Wisconsin coach Gary Andersen reflects on decision to leave Utah State, his new life in the Midwest
Andersen: No, it's really not. Kids are kids. There's tweaks to every recruiting plan, but the familiarities (are there) between the way coach Mac (Ron McBride) built Utah so many years ago and what we really tried to do. That was our blueprint at Utah State and it's the blueprint that coach Alvarez puts at the University of Wisconsin — recruit in-state; do a great job in your area; (and) make sure that you have a quality walk-on program.There's not very many programs in the country where you can go to where that's the core, that's the base of the football program, and it truly is at Wisconsin. All those things — when I went through the interviewing process — was why I knew it was the place I was supposed to go.
Q: Discuss life in the Big Ten and competing against Ohio State coach Urban Meyer, your former boss at Utah.
Andersen: It'll be fun. It's a big-time conference. Every conference has great teams and every conference has teams that are on the rise. It's a very competitive situation that we're in week in and week out. It's a very physical brand of football, without question, but it's amazing when you sit back and watch the film. What I saw was there's every type of offense other than Air Force's triple-option stuff that you have to be able to defend. So... it's a spread conference; it's a smash-mouth conference. There's big, powerful kids in the conference week in and week out and it's a high level of football. Football is very, very important there — just like it is in the state of Utah. But it's a tremendous conference. I think it's continuing to grow and get better every single year. You've got to be on your toes every week to have an opportunity to win. Like I always say, it's tough to win Division I football games and now in the Big Ten Conference that will be no different. It's going to be very difficult to win every week.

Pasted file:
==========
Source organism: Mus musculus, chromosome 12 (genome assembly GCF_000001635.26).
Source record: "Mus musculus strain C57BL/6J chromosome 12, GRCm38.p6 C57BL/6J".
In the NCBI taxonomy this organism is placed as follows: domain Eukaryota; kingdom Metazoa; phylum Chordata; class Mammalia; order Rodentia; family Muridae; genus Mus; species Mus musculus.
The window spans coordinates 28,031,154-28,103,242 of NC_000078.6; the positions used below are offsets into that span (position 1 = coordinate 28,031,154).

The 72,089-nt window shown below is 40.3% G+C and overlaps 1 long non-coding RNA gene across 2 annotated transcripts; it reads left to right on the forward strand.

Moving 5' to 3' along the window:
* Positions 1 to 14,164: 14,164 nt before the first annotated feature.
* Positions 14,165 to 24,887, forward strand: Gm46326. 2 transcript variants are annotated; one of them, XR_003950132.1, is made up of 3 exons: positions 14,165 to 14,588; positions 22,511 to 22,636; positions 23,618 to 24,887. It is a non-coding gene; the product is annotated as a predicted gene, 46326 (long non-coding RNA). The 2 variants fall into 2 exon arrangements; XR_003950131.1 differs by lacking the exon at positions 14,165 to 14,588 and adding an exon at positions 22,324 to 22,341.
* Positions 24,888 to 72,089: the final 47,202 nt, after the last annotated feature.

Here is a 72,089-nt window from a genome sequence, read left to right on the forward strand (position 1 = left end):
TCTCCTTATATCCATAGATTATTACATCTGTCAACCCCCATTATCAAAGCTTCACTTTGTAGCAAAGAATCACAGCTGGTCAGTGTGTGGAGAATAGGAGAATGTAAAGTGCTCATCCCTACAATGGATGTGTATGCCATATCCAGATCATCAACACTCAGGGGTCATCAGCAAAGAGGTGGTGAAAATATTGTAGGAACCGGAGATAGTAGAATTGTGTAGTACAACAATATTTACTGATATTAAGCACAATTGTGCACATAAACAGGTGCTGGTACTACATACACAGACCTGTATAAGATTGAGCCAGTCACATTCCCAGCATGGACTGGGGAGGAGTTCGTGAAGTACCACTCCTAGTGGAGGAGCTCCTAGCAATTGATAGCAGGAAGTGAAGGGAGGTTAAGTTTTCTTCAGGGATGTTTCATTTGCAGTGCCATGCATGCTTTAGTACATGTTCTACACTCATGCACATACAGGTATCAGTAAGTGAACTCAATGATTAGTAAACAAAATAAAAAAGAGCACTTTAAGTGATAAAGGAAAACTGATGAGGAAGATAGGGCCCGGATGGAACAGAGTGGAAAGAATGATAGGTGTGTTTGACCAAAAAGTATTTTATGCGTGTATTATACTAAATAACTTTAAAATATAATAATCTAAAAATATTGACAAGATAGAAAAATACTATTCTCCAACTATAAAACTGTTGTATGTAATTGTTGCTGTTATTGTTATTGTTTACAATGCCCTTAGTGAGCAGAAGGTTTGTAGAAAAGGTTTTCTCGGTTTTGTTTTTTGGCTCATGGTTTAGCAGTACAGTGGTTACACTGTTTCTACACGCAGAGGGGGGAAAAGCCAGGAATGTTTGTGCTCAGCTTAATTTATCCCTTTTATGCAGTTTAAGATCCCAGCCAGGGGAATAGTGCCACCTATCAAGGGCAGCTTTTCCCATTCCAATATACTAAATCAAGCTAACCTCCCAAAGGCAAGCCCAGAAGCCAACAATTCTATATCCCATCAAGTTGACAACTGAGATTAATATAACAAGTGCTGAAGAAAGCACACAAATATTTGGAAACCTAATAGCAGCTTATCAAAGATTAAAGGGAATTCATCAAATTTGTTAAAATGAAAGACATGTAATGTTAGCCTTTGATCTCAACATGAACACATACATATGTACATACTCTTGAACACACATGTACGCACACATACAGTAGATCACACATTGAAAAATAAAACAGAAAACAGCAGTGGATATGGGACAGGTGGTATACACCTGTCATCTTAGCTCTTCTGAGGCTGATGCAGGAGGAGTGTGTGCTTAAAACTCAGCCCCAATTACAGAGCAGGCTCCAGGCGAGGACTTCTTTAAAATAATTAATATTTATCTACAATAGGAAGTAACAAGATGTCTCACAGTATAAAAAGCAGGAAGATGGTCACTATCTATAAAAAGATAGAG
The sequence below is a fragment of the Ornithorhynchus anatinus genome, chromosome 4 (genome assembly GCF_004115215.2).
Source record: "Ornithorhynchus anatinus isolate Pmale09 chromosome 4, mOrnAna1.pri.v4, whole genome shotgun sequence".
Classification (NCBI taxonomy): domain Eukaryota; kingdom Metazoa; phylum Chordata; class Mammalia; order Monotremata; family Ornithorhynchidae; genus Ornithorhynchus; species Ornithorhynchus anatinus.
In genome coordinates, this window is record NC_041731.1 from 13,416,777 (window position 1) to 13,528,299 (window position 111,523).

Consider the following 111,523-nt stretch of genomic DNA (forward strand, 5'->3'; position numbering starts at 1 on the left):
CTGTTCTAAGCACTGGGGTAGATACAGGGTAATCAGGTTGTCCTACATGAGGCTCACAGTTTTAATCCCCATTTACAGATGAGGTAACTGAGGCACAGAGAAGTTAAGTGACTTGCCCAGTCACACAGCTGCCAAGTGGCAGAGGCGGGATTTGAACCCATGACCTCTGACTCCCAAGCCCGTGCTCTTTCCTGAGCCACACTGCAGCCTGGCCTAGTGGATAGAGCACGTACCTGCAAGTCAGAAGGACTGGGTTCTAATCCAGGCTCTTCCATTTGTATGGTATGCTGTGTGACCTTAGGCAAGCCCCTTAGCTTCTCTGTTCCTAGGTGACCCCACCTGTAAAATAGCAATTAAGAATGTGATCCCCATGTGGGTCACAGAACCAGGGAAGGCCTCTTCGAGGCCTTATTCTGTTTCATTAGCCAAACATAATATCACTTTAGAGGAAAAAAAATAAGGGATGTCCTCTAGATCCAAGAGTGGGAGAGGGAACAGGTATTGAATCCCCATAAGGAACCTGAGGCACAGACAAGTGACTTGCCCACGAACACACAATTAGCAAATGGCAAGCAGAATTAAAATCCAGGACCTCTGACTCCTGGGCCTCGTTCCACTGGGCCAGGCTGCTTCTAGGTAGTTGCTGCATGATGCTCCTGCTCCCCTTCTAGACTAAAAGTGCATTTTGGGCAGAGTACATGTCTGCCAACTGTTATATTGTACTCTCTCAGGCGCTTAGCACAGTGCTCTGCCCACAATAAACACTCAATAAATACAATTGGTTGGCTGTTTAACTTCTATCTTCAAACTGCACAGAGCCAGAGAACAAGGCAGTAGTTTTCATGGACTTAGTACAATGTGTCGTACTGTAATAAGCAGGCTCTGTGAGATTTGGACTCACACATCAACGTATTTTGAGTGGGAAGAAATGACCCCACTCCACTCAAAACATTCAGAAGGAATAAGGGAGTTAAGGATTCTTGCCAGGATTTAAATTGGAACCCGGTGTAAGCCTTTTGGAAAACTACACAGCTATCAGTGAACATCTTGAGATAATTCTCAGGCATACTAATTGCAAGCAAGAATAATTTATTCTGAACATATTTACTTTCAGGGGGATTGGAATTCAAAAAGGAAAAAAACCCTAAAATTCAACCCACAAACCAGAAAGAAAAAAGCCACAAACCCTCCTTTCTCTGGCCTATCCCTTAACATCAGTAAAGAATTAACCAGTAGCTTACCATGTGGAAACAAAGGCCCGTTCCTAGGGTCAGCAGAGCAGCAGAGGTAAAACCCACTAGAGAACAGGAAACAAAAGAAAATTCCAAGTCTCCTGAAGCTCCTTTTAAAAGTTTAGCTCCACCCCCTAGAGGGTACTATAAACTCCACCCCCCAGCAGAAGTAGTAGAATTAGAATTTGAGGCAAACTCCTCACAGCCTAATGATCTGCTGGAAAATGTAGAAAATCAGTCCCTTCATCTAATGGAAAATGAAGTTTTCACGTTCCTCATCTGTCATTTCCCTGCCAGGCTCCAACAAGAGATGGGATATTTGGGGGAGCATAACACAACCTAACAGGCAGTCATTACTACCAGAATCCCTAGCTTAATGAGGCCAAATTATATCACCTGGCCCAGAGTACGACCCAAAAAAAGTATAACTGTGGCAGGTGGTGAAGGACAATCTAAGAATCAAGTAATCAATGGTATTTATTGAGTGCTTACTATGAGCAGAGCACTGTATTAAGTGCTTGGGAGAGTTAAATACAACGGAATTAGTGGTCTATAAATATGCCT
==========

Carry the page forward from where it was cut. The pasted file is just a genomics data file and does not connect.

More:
Q: Have you had a chance to speak with coach Meyer since taking the job at Wisconsin?
Andersen: We talk. Actually whenever we get a chance to go to any Big Ten meetings we try to maybe go to lunch or dinner and sit down and talk about things a little bit. We still talk quite a bit. I think it's a very good friendship. We both have great respect for each other and it's great to be able to kind of sit back and not talk to him about football stuff, which is nice. I do the same thing with Kyle (Whittingham). We don't always have to sit there and talk about football. We can just talk how friends talk.
Q: Will you continue to keep an eye on the Utes and Aggies?
Andersen: No question. Stacey (Andersen's wife) is all set. I think she's bought about 15 extra tickets for that Utah State-Utah game, that first one out. It's on Thursday (Aug. 29), so obviously she'll be down here to be able to see that and it's going to be crazy. She's back and forth quite a bit. She'll rack up those frequent flier miles here. But that's a huge first game of the year for Utah and for Utah State. It was a great battle last year and I'm sure it will be again. But I'll watch those teams very closely. I love the kids. Obviously at Utah State, I still stay in close contact with those young men and know so many of the coaches on both staffs. So they're very close to my heart.
Q: What are your thoughts on playing BYU on Nov. 9 at Camp Randall Stadium?
Andersen: I was surprised when I looked down and saw them on the schedule again. It was like, 'Holy Cow, here we go.' So the Cougars show up again. That's obviously way down the line, but we such tremendous respect on our staff for BYU. A lot of people may not know how good of a team they are but we surely do and who they can play. Just flip on the Notre Dame game last year and see what they did and how many games they were right there — tough-minded and very well-coached, great kids on the team. I love those kids on the team down there and the way they play. I don't know a lot of them personally, but the mutual respect you get when you compete against BYU — it's a special, special group of kids and that will be a big game for us.
Q: Is it surreal coaching at a place where Utah State suffered a heartbreaking 16-14 setback last season, nearly upsetting the Badgers?
Andersen: When you walk back into a lot of those situations, especially how that game went down — myself on the 19-yard line on the right hash — we've talked a few times to each other. You walk in to do some interviews and things in the visiting locker room and it takes you back. But it's just a crazy world. Again, I'm very lucky and blessed to be where I am. It's a tremendous place and I was at a tremendous place, too. I want everyone to truly understand that and know that. I loved my time at Utah State and I love my time now at Wisconsin. Not everybody can understand which decisions you make in life but you do it how you're supposed to do it, for me, and that's how I made the decision.
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